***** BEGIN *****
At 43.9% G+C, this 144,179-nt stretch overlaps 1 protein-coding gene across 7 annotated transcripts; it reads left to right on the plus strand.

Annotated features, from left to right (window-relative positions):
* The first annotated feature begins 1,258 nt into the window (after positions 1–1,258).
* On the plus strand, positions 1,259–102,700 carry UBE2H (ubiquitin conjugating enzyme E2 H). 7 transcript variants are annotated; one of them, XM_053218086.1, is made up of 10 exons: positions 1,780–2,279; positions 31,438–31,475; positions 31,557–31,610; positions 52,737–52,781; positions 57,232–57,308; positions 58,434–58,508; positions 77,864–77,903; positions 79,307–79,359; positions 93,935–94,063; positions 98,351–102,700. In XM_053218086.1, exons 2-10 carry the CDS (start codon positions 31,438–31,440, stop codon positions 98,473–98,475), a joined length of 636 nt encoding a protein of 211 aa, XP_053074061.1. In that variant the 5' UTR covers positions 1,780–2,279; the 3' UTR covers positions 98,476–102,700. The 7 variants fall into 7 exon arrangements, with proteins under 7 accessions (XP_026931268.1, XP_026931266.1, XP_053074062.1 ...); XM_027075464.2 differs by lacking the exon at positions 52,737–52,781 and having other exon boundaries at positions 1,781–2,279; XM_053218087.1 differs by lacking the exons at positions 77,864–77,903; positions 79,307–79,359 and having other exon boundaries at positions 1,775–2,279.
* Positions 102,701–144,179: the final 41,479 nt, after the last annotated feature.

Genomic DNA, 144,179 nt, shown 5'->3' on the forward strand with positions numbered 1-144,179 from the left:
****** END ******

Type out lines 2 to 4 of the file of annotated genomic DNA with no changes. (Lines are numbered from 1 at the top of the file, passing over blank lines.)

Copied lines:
Annotated features, from left to right (window-relative positions):
* The first annotated feature begins 1,258 nt into the window (after positions 1–1,258).
* On the plus strand, positions 1,259–102,700 carry UBE2H (ubiquitin conjugating enzyme E2 H). 7 transcript variants are annotated; one of them, XM_053218086.1, is made up of 10 exons: positions 1,780–2,279; positions 31,438–31,475; positions 31,557–31,610; positions 52,737–52,781; positions 57,232–57,308; positions 58,434–58,508; positions 77,864–77,903; positions 79,307–79,359; positions 93,935–94,063; positions 98,351–102,700. In XM_053218086.1, exons 2-10 carry the CDS (start codon positions 31,438–31,440, stop codon positions 98,473–98,475), a joined length of 636 nt encoding a protein of 211 aa, XP_053074061.1. In that variant the 5' UTR covers positions 1,780–2,279; the 3' UTR covers positions 98,476–102,700. The 7 variants fall into 7 exon arrangements, with proteins under 7 accessions (XP_026931268.1, XP_026931266.1, XP_053074062.1 ...); XM_027075464.2 differs by lacking the exon at positions 52,737–52,781 and having other exon boundaries at positions 1,781–2,279; XM_053218087.1 differs by lacking the exons at positions 77,864–77,903; positions 79,307–79,359 and having other exon boundaries at positions 1,775–2,279.